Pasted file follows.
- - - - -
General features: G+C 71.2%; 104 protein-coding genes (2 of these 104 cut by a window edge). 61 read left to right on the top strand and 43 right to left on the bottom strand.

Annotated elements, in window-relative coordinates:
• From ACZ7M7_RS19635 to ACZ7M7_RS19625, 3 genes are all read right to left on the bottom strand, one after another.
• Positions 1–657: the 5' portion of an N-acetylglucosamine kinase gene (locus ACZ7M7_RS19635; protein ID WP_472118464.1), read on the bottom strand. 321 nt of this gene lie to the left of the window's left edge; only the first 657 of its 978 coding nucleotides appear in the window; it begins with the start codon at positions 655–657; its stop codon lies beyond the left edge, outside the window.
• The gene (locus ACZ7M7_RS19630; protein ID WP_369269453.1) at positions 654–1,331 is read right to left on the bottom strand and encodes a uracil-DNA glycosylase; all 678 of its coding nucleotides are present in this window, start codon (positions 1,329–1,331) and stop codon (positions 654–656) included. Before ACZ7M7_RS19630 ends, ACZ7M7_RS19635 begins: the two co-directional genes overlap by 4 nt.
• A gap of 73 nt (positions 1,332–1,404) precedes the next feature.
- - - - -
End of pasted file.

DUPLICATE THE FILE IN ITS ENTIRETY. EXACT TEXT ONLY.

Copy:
General features: G+C 71.2%; 104 protein-coding genes (2 of these 104 cut by a window edge). 61 read left to right on the top strand and 43 right to left on the bottom strand.

Annotated elements, in window-relative coordinates:
• From ACZ7M7_RS19635 to ACZ7M7_RS19625, 3 genes are all read right to left on the bottom strand, one after another.
• Positions 1–657: the 5' portion of an N-acetylglucosamine kinase gene (locus ACZ7M7_RS19635; protein ID WP_472118464.1), read on the bottom strand. 321 nt of this gene lie to the left of the window's left edge; only the first 657 of its 978 coding nucleotides appear in the window; it begins with the start codon at positions 655–657; its stop codon lies beyond the left edge, outside the window.
• The gene (locus ACZ7M7_RS19630; protein ID WP_369269453.1) at positions 654–1,331 is read right to left on the bottom strand and encodes a uracil-DNA glycosylase; all 678 of its coding nucleotides are present in this window, start codon (positions 1,329–1,331) and stop codon (positions 654–656) included. Before ACZ7M7_RS19630 ends, ACZ7M7_RS19635 begins: the two co-directional genes overlap by 4 nt.
• A gap of 73 nt (positions 1,332–1,404) precedes the next feature.